Arguably the description of Gold as a “Barbarous Relic” might be even more appropriate in the post modern financial era of crypto and NFTs. However, gold has around 4000 years of financial history as store of real value against the devaluation of fiat currencies. More recently, a key point to note is that the spot price of gold still largely reflects underlying fundamentals; 1) the real yield or the value of the competing asset; 2) the inverse of the US dollar; and 3) the price of financial risk. Gold remains an important potential portfolio diversifier, particularly when there is a negative real yield on most fixed income. Similarly, gold mining equity appears undervalued and a potential diversifier in risk asset portfolios.
Tactically, the key drivers of gold have been moving in opposite directions. The dollar index has appreciated over the past three months and the credit spread on financial assets has continued to compress as a reflection of the recent strength in aggregate risk perceptions. In contrast, the real yield on the US 10 year Treasury (nominal – breakeven inflation) has eased to -100 basis points and is probably consistent with spot Gold above $1900 US dollars (chart 1). Recall that because gold has no yield and a cost of storage, the real interest rate is the competing asset for gold. The other tactical positive is ongoing reduction in net speculative long positions and under-allocation of reserve managers to the precious metal.
On the negative side for gold, positive sentiment and risk perceptions have increased the preference for pro-cyclical assets over the past 12 months. In a global cyclical expansion, investors will tend to have a preference for assets and commodities leveraged to growth (chart 2). For example, copper (a cyclical commodity) tends to out-perform gold (a defensive commodity) as growth accelerates and Treasury yields rise, similar to the performance of cyclicals versus defensives within the equity market. In this context, the sustained strength of copper relative to gold despite the recent correction in Treasury yields is probably encouraging for investors bullish on growth and pro-cyclical assets. Alternatively, gold and gold miners are a diversifier for pro-cyclical assets if the signal from the nominal Treasury yield is correct on the potential for another growth scare or tightening in the fiscal impulse.
Specifically on the gold miners, recent underperformance has brought the sector back to a 45% valuation discount to global equities. Of course, historically the sector has traded at an average discount of around 40% on a price to book value basis. On the positive side, the bullish case for gold producers is the ongoing strength of free cash flow. A key observation we made in 2015 was the pivot in the sector to managing the business for cash and the trend improvement in free cash flow, rather than the prior behaviour of over-investing during a bull market in the underlying metal. Clearly, the improvement was also supported by the rise in spot, but there was a genuine improvement in free cash flow over that period. The valuation discount was a lot more episodic in December 2015.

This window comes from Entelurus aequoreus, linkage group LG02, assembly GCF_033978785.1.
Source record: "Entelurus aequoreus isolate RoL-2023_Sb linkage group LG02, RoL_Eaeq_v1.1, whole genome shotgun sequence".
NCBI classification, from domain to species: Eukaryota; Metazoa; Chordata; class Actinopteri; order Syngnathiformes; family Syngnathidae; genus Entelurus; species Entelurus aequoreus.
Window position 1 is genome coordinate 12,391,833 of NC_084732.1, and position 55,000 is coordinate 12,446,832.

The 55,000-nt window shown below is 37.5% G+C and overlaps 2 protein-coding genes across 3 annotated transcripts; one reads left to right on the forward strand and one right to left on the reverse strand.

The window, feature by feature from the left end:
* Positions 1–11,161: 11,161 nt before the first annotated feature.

More importantly, the ongoing strength in free cash flow and the warranted spot price above $1900 suggests that gold miners are around 25% undervalued as a sector. Gold miners are also an inexpensive portfolio diversifier with positive carry – in terms of cash-on-cash returns to shareholders. Looking forward, while the sector is undervalued, the key risk to further under-performance would be a renewed phase of pro-cyclical/reflation asset out-performance and a rise in real yields or the competing asset for gold. We are still “standing aside” on the miners for the time being.
About the Author:
Nick Ferres is CIO of Vantage Point Asset Management. Prior to this, Nicholas was at Eastspring Investments, the Asian asset management business of Prudential plc, as Investment Director, in September 2007. Nicholas was Head of the Multi Asset Solutions team and was responsible for managing the global tactical asset allocation of funds for external institutional and retail clients. Before joining Eastspring Investments, Nicholas worked for Goldman Sachs Asset Management as Investment Strategist & Portfolio Manager. He has more than 20 years of financial industry experience. Nicholas holds a B.A. (Hons) in Economic History and Politics from Monash University, Australia, a Graduate Diploma in Economics and a Graduate Diploma in Applied Finance.